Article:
"Sometimes they're very, very compliant if they've got something on them that they don't want us to find – they're cool as a cucumber and then they've got a big knife," Williams' partner, who asked not to be identified, says. "Sometimes they see it as a game – they run because it's fun and they know that we'll chase. Some of the gangs are really switched on."

    She jumps out of the car to chase the boy on foot, but on the bike he's quicker, and the car can't get down the rabbit warren of back alleys on the estate. This time, he gets away – and the officers can merely speculate as to whether he was carrying contraband or not.

    Tonight, almost all of the people the team stopped were black. When asked about this, Williams says it's is simply down to the fact that most of the gang members in this area are black. South of here, in Croydon, he says, most of the known associates are white. But the gang demographics vary from borough to borough.

    "It can make policing more difficult," he says, "because there is the perception that you're only stopping black youth. The reality is, we have more black youth."

    Next, the team patrol a park where one of the local gangs is known to hang out. They pull up alongside the relatively large group who are gathered there. Some have clearly been playing football and are changing from their boots back into their shoes, but others appear to be just hanging about.

    The officers notice a woman slip off, almost undetected, around the back, and follow her on foot. She is carrying two bags and a man's jacket. They suspect she may have been asked to sneak away with anything incriminating when the group saw police arrive.

    She has some keys in her hand, which she says belong to a friend. When asked why she was carrying so much stuff, she tells police that her friends had left without taking their things, so she had taken them for them. It is often women, the team say, who are asked to carry drugs and weapons, as gang members think they are less likely to be stopped.

    The woman is handcuffed, and searched. She says she has nothing suspect on her, but she smells of cannabis. She also says she hasn't been searched before, but a check of the police computer reveals she has a long record. She is taken in for a strip-search, and admits she has cannabis on her – officers later found she was carrying nearly half a dozen snap bags in her bra, and the keys to the moped that she had in her hand turned out to belong to a notorious gang leader.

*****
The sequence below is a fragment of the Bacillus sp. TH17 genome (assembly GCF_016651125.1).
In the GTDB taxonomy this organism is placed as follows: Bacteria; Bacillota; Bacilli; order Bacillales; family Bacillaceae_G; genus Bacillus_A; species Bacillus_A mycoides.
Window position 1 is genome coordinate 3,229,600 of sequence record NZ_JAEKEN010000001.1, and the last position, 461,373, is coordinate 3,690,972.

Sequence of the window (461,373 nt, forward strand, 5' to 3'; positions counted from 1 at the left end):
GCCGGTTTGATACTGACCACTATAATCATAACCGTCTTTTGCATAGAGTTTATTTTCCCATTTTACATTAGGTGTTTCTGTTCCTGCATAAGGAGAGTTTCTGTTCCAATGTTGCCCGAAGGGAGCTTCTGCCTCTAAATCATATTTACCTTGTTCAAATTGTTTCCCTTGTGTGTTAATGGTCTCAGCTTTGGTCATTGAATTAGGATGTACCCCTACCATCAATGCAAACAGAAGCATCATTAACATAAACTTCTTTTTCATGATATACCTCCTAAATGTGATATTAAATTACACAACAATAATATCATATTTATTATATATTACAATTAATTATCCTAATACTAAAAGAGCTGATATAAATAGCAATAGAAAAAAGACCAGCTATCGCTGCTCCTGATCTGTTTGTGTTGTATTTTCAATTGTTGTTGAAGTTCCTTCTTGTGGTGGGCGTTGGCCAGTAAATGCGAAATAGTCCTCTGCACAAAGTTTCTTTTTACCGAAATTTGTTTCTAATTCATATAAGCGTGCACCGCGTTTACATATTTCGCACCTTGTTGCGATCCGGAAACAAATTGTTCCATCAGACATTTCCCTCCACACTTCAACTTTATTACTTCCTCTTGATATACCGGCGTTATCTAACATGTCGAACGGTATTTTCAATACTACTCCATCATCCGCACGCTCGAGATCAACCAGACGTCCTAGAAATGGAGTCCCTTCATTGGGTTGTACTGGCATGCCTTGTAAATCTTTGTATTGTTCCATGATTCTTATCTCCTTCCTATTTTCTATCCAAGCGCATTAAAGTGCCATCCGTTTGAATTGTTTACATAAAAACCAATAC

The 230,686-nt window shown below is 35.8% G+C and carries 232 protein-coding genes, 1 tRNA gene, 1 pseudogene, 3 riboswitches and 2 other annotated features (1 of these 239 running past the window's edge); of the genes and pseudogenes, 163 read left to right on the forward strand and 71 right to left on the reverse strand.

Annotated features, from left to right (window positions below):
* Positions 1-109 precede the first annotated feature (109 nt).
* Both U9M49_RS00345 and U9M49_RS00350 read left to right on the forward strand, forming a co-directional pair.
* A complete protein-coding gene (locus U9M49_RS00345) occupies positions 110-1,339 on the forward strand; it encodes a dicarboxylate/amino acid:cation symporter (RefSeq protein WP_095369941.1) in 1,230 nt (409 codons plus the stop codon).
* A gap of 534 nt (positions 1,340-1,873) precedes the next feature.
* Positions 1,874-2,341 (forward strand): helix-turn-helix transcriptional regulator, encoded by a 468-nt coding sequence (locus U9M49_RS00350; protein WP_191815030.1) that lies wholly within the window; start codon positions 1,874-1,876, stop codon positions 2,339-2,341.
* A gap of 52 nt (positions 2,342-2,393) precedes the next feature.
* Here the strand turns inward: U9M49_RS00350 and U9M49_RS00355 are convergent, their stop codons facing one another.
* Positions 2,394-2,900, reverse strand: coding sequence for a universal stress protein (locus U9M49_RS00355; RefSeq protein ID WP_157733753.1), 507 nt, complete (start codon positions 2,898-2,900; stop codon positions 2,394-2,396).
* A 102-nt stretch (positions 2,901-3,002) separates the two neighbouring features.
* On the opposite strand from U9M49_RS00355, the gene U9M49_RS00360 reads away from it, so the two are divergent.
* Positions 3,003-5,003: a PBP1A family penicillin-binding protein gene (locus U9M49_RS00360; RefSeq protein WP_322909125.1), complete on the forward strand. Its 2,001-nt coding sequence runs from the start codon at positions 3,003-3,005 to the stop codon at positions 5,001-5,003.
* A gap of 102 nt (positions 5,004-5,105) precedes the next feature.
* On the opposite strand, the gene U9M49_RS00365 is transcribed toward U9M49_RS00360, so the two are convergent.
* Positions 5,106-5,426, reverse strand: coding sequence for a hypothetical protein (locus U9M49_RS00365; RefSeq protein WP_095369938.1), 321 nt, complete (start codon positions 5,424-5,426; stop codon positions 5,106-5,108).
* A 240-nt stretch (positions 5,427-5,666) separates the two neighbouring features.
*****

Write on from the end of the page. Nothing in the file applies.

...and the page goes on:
She is taken back to the station and two of the officers stay behind to process her through custody while the others head off to search her house and car for drugs. After a fingertip search, they find nothing.

    It's now 2am and the officers are back on the road. A car that was acting suspiciously has been pulled over for a stop. Everything appears to be in order and the team are just finishing up when three cars speed past in convoy, music blaring.

    The team – now down to two cars – jump back in and spin around, chasing after them. The first squad car pulls one of the vehicles over, while the second, which is a little behind, tries to catch up with one of the other two. It is not an easy task – the cars have a head start and are out of sight.

    PC Joe Broadfoot and his partner PC Darren Porritt have to use their judgment – they know where the cars are likely to have been coming from, where they may be going, the routes they are known to have taken in the past. They try their best but cannot trace either of the other two cars so loop back to help their colleagues, who have four suspects and a car to search between them.

    The men they have stopped are known members of the Harlem Spartans, a gang based in Kennington, in the north of the borough. Although the police describe Harlem Spartans and 67 as "gangs", the groups are rap musical collectives (each describes itself as "a family") and have previously publicly denied that they are gangs.

    As the search is ongoing the men from the other two cars turn up on foot and form a crowd to watch.

    Although the officers are outnumbered, their approach is friendly – none of the men are handcuffed. A search of their car reveals a huge wad of £20 notes,but nothing more, and they are soon on their way.

    Back at the police station, one of the officers flicks through his phone, which contains pictures of huge knives that the team, and those like them across London, have taken off the streets.

    They want their work to be about prevention, building intelligence, taking knives off the streets before crimes are committed, but it is getting harder. Their team has been scaled back – from five or six cars to two or three. Increasingly they are diverted to response policing when there are not enough frontline officers available. Where once there was a task force for each part of the borough, now this one team cover all of the ground. In the past, teenagers who carry knives expected to see the team every day; they now see them less frequently.

    One of the pictures on the officer's phone shows a large knife, its tip covered in blood. This, more than anything else, serves as a harsh reminder of what is at stake – what can happen when the team don't manage to intercept the knives in time.


    This post has been updated to include the published views of those identified by the police as gangs about the way they are labelled.